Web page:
Singular Zeros of Polynomial Systems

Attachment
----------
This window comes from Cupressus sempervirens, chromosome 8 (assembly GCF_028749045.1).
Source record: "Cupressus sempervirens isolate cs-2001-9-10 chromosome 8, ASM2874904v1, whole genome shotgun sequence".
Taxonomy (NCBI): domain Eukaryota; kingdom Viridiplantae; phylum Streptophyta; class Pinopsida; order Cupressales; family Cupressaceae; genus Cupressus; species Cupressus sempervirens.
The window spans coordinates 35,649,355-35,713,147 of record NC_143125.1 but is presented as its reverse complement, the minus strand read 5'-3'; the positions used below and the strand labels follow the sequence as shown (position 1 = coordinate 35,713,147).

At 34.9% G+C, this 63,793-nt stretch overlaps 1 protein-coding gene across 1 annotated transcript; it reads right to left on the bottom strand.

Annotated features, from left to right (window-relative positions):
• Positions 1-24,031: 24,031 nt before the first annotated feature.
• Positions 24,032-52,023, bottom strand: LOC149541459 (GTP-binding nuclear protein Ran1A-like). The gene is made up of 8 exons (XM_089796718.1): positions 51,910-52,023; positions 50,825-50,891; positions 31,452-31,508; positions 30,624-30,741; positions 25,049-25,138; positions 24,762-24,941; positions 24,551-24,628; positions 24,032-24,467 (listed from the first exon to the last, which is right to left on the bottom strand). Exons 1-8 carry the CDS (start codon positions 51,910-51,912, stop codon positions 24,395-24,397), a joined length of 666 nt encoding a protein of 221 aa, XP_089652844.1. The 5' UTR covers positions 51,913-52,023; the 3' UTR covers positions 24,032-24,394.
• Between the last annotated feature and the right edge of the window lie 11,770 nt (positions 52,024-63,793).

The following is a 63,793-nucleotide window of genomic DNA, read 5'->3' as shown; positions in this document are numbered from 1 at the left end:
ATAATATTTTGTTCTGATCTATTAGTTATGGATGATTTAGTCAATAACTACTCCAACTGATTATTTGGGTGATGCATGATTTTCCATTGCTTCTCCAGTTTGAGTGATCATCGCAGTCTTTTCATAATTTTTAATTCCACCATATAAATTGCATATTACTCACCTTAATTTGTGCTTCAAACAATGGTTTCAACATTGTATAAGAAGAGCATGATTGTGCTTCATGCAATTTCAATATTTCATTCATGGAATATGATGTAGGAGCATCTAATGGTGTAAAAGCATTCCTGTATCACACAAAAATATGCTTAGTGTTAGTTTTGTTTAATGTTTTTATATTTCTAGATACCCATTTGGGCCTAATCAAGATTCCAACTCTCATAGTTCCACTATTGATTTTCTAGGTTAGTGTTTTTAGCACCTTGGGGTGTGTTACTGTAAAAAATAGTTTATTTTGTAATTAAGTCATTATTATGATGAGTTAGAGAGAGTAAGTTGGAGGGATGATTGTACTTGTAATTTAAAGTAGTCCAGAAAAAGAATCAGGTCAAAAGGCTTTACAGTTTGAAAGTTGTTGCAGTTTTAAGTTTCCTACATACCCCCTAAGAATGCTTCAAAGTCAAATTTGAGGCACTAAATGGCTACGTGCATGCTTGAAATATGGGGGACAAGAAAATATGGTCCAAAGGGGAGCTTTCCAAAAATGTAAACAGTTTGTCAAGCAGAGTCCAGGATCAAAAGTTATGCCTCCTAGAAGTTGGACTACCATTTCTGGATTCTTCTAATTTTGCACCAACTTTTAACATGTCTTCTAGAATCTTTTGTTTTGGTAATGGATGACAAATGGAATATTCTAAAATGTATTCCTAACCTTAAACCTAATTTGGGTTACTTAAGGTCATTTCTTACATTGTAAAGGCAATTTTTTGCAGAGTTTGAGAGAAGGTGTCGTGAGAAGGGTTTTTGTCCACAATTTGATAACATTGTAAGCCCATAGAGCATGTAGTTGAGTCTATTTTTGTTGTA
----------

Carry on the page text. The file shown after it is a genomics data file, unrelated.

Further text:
Singular zeros of systems of polynomial equations constitute a bottleneck when it comes to computing, since several methods relying on the regularity of the Jacobian matrix of the system do not apply when the latter has a non-trivial kernel. Therefore they require special treatment. The algebraic information regarding an isolated singularity can be captured by a finite, local basis of differentials expressing the multiplicity structure of the point.In the present article, we review some available algebraic techniques for extracting this information from a polynomial ideal. The algorithms for extracting the, so called, dual basis of the singularity are based on matrix-kernel computations, which can be carried out numerically, starting from an approximation of the zero in question.The next step after obtaining the multiplicity structure is to deflate the root, that is, construct a new system in which the singularity is eliminated. Having a deflated system allows to refine the solution fast and to high accuracy, since the Jacobian matrix is regular and all the usual machinery, e.g. Newton’s method or existence and unicity criteria may be applied. Standard verification methods, based e.g. on interval arithmetic and a fixed point theorem, can then be employed to certify that there exists a unique perturbed system with a singular root in the domain.
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